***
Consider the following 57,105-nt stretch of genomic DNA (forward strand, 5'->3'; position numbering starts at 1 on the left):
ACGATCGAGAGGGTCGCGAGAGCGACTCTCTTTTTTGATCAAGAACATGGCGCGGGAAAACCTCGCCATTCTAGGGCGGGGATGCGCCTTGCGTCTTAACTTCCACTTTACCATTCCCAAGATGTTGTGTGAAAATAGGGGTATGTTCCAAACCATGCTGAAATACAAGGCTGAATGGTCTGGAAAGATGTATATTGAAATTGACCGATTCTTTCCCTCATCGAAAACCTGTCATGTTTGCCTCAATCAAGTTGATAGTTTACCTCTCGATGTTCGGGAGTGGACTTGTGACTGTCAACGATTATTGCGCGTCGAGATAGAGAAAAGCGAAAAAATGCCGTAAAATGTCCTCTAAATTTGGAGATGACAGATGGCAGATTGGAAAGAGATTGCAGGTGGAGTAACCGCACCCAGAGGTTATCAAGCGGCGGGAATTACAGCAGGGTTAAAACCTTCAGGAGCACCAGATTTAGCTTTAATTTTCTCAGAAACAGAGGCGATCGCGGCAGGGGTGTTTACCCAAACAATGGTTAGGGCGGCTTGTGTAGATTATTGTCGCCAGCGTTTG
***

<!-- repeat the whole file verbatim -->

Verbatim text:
Consider the following 57,105-nt stretch of genomic DNA (forward strand, 5'->3'; position numbering starts at 1 on the left):
ACGATCGAGAGGGTCGCGAGAGCGACTCTCTTTTTTGATCAAGAACATGGCGCGGGAAAACCTCGCCATTCTAGGGCGGGGATGCGCCTTGCGTCTTAACTTCCACTTTACCATTCCCAAGATGTTGTGTGAAAATAGGGGTATGTTCCAAACCATGCTGAAATACAAGGCTGAATGGTCTGGAAAGATGTATATTGAAATTGACCGATTCTTTCCCTCATCGAAAACCTGTCATGTTTGCCTCAATCAAGTTGATAGTTTACCTCTCGATGTTCGGGAGTGGACTTGTGACTGTCAACGATTATTGCGCGTCGAGATAGAGAAAAGCGAAAAAATGCCGTAAAATGTCCTCTAAATTTGGAGATGACAGATGGCAGATTGGAAAGAGATTGCAGGTGGAGTAACCGCACCCAGAGGTTATCAAGCGGCGGGAATTACAGCAGGGTTAAAACCTTCAGGAGCACCAGATTTAGCTTTAATTTTCTCAGAAACAGAGGCGATCGCGGCAGGGGTGTTTACCCAAACAATGGTTAGGGCGGCTTGTGTAGATTATTGTCGCCAGCGTTTG